Alexander Bloom, professor of history, presented the following seminars and talks at the University of Rome in March 2013: “Route 66 and the Postwar Westward Expansion”; “John F. Kennedy and the New Frontier”; “America Views Europe, 1945–2013: From Inferiority to Superiority”; “‘The Personal Is Political, The Political Is Personal’: Understanding the 1960s”; and “American Nuclear Culture in the 1950s: Learning to Live (and Die) with the Bomb.” He also wrote a review for the American Historical Review (February 2013) of Stuart Henderson’s Making the Scene: Yorkville and Hip Toronto in the 1960s.
Barbara Brennessel, professor of biology, received a grant from the Nantucket Biodiversity Initiative (NBI) in February. She is conducting the research “Fine Scale Population Genetic Analysis of the Spotted Turtle” with student Lindsay Petrenchik ’13 and it will be presented at the NBI conference in May 2013.
Stephanie Burlington Daniels, associate professor of theatre, presented the solo show “Birth Breath Bride Elizabeth” at Wheaton on February 7 and at Emerson College on February 23. The Boston Globe featured the production by the company Sleeping Weazel, which was created by Professor Charlotte Meehan and is run in collaboration with Amanda Weir ’04, Adara Meyers ’08 and Jessica Foster ’05.
Tommasina Gabriele, professor of Italian studies, wrote the article “Beyond the Shadow of a Doubt: Lesbian Desire in Maria Rosa Cutrufelli’s Complice il dubbio,” published in the journal Italian Culture (March 2013).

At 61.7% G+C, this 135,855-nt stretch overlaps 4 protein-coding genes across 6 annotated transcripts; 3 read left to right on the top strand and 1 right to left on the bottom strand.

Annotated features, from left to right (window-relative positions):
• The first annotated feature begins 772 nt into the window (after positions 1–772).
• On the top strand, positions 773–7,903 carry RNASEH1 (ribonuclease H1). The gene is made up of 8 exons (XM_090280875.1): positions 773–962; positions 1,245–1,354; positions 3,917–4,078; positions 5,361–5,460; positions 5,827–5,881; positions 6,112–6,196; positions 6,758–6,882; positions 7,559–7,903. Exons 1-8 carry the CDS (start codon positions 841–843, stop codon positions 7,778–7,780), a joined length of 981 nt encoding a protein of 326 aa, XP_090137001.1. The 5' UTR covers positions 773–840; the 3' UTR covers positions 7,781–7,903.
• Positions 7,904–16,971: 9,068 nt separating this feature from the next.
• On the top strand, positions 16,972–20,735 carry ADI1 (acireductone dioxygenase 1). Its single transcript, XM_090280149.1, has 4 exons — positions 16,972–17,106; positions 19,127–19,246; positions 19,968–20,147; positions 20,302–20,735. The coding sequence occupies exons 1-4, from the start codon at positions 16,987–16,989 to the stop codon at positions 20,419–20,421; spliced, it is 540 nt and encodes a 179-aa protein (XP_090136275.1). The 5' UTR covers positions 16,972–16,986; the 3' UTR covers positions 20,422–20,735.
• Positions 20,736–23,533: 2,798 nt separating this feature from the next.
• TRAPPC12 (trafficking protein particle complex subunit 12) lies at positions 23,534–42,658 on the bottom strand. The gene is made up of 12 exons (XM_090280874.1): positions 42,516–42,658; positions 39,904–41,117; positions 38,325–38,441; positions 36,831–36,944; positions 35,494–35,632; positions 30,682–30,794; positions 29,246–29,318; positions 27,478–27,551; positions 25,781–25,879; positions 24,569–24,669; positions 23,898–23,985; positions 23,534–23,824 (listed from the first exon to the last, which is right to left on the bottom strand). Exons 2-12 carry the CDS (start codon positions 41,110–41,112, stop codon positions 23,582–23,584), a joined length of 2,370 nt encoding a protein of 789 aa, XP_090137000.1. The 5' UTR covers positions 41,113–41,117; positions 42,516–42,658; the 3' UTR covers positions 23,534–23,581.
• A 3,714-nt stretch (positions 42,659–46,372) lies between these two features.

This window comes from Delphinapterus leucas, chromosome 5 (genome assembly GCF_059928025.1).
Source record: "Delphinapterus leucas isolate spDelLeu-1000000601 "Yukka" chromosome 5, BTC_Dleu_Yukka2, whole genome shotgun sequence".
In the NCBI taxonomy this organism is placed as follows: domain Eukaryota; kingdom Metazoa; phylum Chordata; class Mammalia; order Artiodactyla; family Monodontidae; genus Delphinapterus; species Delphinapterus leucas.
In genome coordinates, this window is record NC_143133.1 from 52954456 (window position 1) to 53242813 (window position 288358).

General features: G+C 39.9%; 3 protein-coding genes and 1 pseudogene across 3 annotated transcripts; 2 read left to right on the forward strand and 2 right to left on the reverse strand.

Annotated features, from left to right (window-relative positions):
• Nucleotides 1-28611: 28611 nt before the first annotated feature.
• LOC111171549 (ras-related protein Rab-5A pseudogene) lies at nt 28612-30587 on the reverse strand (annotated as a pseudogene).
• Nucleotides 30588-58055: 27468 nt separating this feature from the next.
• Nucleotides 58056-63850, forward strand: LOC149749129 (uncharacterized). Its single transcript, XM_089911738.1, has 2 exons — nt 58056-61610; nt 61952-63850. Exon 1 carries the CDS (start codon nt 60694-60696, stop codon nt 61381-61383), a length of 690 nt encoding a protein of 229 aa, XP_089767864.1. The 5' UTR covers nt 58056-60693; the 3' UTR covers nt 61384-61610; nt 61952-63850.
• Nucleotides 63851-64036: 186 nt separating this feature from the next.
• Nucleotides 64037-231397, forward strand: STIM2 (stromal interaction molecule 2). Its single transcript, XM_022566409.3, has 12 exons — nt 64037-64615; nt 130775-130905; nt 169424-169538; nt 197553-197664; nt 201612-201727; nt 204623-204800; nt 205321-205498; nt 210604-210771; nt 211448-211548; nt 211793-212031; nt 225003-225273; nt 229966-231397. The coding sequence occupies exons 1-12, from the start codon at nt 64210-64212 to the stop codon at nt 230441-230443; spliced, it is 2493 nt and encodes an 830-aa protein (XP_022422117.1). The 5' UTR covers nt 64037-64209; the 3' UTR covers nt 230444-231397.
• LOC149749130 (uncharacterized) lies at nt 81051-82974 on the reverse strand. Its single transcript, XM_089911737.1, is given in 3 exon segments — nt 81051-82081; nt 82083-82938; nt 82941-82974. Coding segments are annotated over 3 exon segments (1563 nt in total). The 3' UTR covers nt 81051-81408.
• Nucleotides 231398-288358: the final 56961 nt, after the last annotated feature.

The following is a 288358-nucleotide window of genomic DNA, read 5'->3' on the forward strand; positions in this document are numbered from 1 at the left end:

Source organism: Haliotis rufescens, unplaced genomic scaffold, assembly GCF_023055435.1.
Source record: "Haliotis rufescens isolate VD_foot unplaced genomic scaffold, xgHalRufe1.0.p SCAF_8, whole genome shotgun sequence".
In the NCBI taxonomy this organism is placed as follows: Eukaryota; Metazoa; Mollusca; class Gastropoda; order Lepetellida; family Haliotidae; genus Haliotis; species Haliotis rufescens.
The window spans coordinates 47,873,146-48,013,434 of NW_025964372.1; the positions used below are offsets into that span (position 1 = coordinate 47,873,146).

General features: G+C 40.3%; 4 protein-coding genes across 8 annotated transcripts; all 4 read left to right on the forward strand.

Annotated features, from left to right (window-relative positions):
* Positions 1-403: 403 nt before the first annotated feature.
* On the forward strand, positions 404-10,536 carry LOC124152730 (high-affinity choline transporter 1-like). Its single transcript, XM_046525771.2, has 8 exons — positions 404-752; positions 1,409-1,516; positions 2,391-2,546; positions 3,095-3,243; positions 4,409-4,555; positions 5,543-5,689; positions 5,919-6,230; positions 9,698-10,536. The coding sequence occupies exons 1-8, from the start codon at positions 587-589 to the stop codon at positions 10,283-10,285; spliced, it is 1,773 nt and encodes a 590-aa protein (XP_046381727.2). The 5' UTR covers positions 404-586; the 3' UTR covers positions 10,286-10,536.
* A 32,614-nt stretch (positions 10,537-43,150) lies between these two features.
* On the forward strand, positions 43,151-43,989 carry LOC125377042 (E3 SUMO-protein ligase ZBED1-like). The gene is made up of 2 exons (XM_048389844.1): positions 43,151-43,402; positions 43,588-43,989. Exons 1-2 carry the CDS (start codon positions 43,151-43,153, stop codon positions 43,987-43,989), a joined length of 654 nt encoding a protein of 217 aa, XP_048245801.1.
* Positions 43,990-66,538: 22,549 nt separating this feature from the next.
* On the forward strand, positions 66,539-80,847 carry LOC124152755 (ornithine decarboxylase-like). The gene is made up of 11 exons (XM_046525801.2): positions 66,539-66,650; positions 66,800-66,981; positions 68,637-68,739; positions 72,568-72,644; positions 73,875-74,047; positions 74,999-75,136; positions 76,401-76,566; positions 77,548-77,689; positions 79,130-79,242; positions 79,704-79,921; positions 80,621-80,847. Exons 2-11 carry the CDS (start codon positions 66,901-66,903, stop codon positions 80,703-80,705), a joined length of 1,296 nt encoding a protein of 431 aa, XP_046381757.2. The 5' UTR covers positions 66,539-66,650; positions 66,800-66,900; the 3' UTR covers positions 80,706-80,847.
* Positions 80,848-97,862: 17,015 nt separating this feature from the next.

Michael Gousie, computer science professor, wrote “The Case for 3D Visualization in DEM Assessment,” published in Advances in Spatial Data Handling: Geospatial Dynamics, Geosimulation and Exploratory Visualization (Springer, 2013). He also presented his work at the biennial International Symposium on Spatial Data Handling in Bonn, Germany, in August 2012.
Tim Harbold, associate professor of music, presented “Marching Along with Time: Songs by Irving Berlin 1935–1945,” a theatrical show in collaboration with Valerie Anastasio, Benjamin Sears and Bradford Conner. Performances took place in September 2012 and February 2013 at Wheaton, Follen Church in Lexington, Mass., and the Longy School of Music in Cambridge, Mass. Harbold’s choral arrangement of “Marchin’ to Zion” was released by Santa Barbara Music Publishing in October 2012. Also in 2012, Harbold and Anastasio released “Give ’em the Oo-La-La,” a self-produced CD.
Eric Kelley, visiting instructor of anthropology, published the article “Yva Poty Rising: From the Ashes, a Cause for Hope,” in the Cultural Survival Quarterly (March 2013).